What would make you buy an electric car?

Joshua Slocum

LE
Book Reviewer
I can see some enterprising soul, buying an old truck, installing a big diesel gen set, and fitting a few charger units but driving along and offering to charge for a decent fee
you could rake in

Meanwhile in the UK BP charger points are not being installed as promised, and also failing to control the charging in order to utilize cheaper rates ie solar panels or off peak
many many complaints
 

Chef

LE
Even in the 70's petrol shortages the queues weren't that long.

Does rather into perspective the Lands End to John O'Groats jaunt posted a while back and explains why it took months of planning.

Presumably one would get the same result on popular holiday routes in season.
 
Published by: Angus Mackenzie, "WHEELS", whichcar.com.au, on 30 Jul 2021.

First Drive: 2022 Volvo XC40 Recharge Pure Electric.

One of the most powerful Volvos in the Swedish brand's 94-year history happens to be its first all-electric model.


1627813518290.png


Things we like . . .
+ Familiar styling inside and out
+ Maintains same storage space while adding a 'frunk'
+ More premium-feeling than, and nearly as quick, as the Model 3

Not so much . . .
x Heavier than most comparable EVs
x One-pedal mode a bit tiresome
x Won't drive as far as the equivalent Model 3

It’s one of the most powerful Volvos in history, packing an attention-getting 300kW and 660Nm. Not surprisingly, it’s also one of the quickest; able, says Volvo, to zip from a standing start to 100km/h in 4.9 seconds. But that’s not what makes the XC40 Recharge Pure Electric a significant Volvo. What makes it significant is that it’s Volvo’s first electric-powered production car . . .

. . . . The XC40 Recharge Pure Electric is powered by a pair of 150kW e-motors, one mounted at the front axle, the other at the rear. The motors are fed by a 78kWh lithium-ion battery pack that delivers a range of 418km on the European WTLP test cycle and 335km under the more highway-oriented US EPA test regime. The battery can be recharged to 80 per cent capacity in 40 minutes using a 150kW DC fast charger.

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The Recharge Pure Electric is built on the CMA vehicle architecture that underpins the regular internal combustion engine (ICE) XC40, modified to package the e-motors and associated hardware, and the battery pack. That makes the Recharge Pure Electric heavier than a car built on a bespoke EV platform – at 2187kg it weighs 38kg more than the larger, roomier, dual-motor Volkswagen ID.4 GTX, for example – but Volvo says using the CMA architecture shortened the development time (insiders claim the decision to build the Pure Electric was only taken in early 2017) and also meant the car could be built in existing factories in Europe and China.

Electrifying the XC40 made sense from a marketing perspective, too. Globally, the compact SUV market is big and still growing. The regular XC40, distinctively designed, well packaged and well equipped, is already an appealing player in the segment.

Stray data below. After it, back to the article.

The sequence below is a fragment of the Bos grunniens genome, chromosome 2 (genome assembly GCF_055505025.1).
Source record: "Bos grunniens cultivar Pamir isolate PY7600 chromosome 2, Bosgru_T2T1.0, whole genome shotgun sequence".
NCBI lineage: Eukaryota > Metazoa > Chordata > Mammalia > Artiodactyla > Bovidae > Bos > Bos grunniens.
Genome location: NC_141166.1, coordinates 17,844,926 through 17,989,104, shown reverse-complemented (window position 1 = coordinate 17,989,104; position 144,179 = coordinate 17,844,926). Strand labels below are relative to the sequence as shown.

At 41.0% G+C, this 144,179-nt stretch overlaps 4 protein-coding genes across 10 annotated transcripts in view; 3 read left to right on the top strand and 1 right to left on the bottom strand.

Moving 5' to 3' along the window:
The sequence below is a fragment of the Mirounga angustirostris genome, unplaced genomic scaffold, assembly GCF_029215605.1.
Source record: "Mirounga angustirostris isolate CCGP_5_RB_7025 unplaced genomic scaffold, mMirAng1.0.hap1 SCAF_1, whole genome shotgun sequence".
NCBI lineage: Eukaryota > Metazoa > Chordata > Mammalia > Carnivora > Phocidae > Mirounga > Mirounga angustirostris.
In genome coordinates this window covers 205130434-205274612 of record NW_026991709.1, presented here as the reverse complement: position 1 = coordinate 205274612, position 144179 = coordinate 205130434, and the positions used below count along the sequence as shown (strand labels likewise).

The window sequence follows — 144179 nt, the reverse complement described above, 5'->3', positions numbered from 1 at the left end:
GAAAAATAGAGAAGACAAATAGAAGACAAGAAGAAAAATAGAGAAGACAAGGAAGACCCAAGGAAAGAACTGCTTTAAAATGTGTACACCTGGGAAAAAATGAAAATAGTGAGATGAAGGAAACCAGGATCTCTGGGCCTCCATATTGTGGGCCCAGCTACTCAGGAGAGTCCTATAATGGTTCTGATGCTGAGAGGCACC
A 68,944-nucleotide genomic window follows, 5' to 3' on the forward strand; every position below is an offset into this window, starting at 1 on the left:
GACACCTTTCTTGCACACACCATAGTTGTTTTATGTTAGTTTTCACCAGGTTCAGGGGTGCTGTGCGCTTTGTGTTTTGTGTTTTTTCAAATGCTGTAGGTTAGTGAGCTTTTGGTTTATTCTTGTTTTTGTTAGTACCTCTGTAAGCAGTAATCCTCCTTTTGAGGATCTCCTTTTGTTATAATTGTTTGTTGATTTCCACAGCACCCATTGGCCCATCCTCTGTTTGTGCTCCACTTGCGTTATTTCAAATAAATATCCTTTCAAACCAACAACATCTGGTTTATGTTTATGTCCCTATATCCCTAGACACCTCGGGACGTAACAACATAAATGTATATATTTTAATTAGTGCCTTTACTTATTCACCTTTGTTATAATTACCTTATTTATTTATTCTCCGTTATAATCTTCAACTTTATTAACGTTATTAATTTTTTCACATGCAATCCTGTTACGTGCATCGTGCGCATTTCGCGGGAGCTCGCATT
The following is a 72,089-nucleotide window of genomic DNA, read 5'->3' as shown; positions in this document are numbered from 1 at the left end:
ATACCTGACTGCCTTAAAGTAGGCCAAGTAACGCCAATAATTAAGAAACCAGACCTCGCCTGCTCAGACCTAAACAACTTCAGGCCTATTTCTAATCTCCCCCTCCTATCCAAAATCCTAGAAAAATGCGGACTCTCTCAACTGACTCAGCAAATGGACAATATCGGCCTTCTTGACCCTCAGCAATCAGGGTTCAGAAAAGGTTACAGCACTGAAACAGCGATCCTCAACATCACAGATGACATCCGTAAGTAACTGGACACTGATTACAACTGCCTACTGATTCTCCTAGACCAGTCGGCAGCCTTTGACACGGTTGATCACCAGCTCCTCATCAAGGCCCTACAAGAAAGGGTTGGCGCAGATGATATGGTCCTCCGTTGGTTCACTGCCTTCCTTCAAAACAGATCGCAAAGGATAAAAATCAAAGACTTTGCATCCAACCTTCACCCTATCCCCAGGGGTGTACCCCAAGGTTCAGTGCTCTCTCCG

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In Australia the XC40 Recharge Pure Electric will be available in one specification only and priced from $76,990 before on-road costs. Compared with the regular XC40, visual differences are minimal, the blanked grille, the charge-point cover on the left rear quarter panel, and the design of the 20-inch alloy wheels the key giveaways this Volvo is the first without pistons and a crankshaft.

Inside, it’s all familiar XC40 hardware. As befits that hefty price tag – the Recharge Pure Electric costs $12,000 more than the plug-in hybrid XC40 – standard equipment includes a 12.3-inch digital instrument panel with configurable EV-specific displays, panoramic sunroof, heated front power seats, and inductive charging for your smartphone. Also standard is the full suite of Volvo safety features, including lane-keep assist, blind-spot monitoring with cross-traffic alert, and rear collision alert.

You also get Volvo’s new Google Android-powered infotainment system, which comes with Google Maps, Google Assistant, and Google Play apps, among others, all controlled via the 9.0-inch central touch screen. The system can handle over-the-air updates, allowing upgrades for everything from apps to vehicle software to be downloaded while the car is parked.

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Despite the battery pack under the floor, interior room is the same as that of the regular XC40, and Volvo claims the rear load space area is identical. With no bulky internal combustion engine up front, there’s also a small frunk, roomy enough for a soft bag and some charging cables, under the bonnet.

Slide behind the wheel and you’ll search long and hard for a start-stop button. There isn’t one; once the Recharge Pure Electric is unlocked you simply sit in the seat, buckle up, tug at the stubby shifter, and drive off.

On the road it feels every bit as quick as Volvo claims, whooshing past slower traffic in one effortless, silent surge of acceleration, and leaping out of tight corners on a tidal wave of torque and all-wheel-drive traction.

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With its punchy acceleration and taut ride, particularly on the 20-inch low profile Pirelli P Zero Elect tyres, the XC40 Recharge Pure Electric feels like a high-riding hot hatch. But only to a point: There’s not a lot of feedback from the steering, which is best in the firmer of its two selectable modes to counter the tendency of the tyres to follow contours in the road surface, and the brake pedal gets a little wooden after a stint of hard driving.